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3 Extraordinary Methods to Begin Your Chest Training

It's the same old story at the gym: For months, you've seen the same group of guys doing bench presses—two, three, and sometimes four days a week (in which case, that's probably all they do at the gym). And how do they look?

Exactly the same as when you first saw them.

They pyramid up in weight, starting with eight reps of 185, then six reps of 205, maybe three reps of 215, and then one rep of 225, which their buddies have to deadlift off their chests before it kills them. Every. Single. Week.

Sure, they look like they're making progress. But they're training with heart but not brains, and that's why they plateau for years at a time—failing to increase their pressing strength and chest size. Hopefully, you're not a member of the aforementioned group.

So if you're looking for a way to add size to your chest, it's time to adopt these key strategies.

Incline Dumbbell Press

Lagging upper chest? No problem, the incline dumbbell press will take care of that. While flat benches have their advantages, they can’t train the muscles in all ways possible. The same applies for barbells, by the way!

Alternating between bench angles and ditching the barbell for a pair of dumbbells once in a while will help you hit as many different fibers as possible and achieve better overall hypertrophy. Also, you can adjust the bench angle on every set to emphasize different muscles.

Push and pull

Ask any old-school bodybuilder how to add two inches to your chest, and he'll be happy to lead you through a routine of bench presses, inclines, flyes, and cable crossovers. But rows? "No," he'll tell you, "those are for Back Day."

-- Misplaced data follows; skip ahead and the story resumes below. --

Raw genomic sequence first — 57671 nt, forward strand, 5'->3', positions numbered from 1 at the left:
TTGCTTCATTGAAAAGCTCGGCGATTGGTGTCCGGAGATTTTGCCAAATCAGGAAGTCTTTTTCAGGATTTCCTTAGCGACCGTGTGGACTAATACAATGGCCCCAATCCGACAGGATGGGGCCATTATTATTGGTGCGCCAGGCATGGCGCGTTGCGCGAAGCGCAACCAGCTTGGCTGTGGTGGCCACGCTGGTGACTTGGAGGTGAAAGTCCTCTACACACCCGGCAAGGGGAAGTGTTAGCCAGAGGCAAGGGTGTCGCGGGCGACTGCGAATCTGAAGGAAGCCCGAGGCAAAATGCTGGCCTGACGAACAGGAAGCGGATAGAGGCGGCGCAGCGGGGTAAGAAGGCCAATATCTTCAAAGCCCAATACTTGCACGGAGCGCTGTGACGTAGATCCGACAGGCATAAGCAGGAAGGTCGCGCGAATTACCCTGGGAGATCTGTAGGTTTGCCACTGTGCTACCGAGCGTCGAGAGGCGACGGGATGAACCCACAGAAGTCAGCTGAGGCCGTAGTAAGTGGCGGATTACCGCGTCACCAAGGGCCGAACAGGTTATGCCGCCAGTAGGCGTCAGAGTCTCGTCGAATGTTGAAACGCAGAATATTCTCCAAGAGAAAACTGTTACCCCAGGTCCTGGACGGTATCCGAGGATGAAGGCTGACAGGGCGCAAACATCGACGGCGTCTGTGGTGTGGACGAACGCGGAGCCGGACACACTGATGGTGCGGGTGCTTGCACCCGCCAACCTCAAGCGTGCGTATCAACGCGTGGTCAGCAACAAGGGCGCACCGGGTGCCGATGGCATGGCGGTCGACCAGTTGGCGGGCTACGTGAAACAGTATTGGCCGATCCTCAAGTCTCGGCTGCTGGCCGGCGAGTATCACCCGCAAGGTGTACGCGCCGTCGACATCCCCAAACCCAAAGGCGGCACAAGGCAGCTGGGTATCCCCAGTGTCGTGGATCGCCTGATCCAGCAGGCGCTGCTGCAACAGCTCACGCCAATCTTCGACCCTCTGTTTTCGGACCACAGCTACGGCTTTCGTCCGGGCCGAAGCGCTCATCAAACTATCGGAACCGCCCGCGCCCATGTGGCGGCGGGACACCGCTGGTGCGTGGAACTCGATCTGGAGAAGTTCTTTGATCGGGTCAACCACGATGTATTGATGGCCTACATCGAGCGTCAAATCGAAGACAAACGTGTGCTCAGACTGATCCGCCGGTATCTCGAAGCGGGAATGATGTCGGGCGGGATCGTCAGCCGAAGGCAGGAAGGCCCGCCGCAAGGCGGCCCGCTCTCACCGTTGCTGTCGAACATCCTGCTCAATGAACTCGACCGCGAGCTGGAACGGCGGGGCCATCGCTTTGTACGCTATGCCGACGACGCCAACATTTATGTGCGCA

Well, no offense to your brofessor, but research has shown that a rowing movement is one of the best exercises you can include in a chest workout.

Although rowing exercises don't tax your chest directly, they will promote strength and muscle mass on the rear side of the shoulder joints, thereby keeping your upper back and rear delts in balance with the pecs and front delts. It also prepares your entire shoulder girdle to lift heavier weights on pressing exercises.

For example: Your main bench press workout of the week should begin with one set of seated cable rows for just this purpose, allowing you to put up monstrous numbers on the bench presses that follow. Each time you stimulate your chest muscles, your body will be ready to use the heaviest weights the set calls for.

Dumbbell Fly

Typically, isolation exercises such as dumbbell flies are performed at the end of the workout, after you’ve fatigued your muscles with the major compound moves. But there’s an exception to this rule and it’s called pre-exhaust training, or pre-tiring a certain muscle using an isolation exercise first and then finishing with multi-joint movements.

The point is to ensure that other muscles don’t fatigue before the target muscle and limit the amount of work you can perform, and some studies claim this approach offers greater muscle building benefits than the standard exercise order.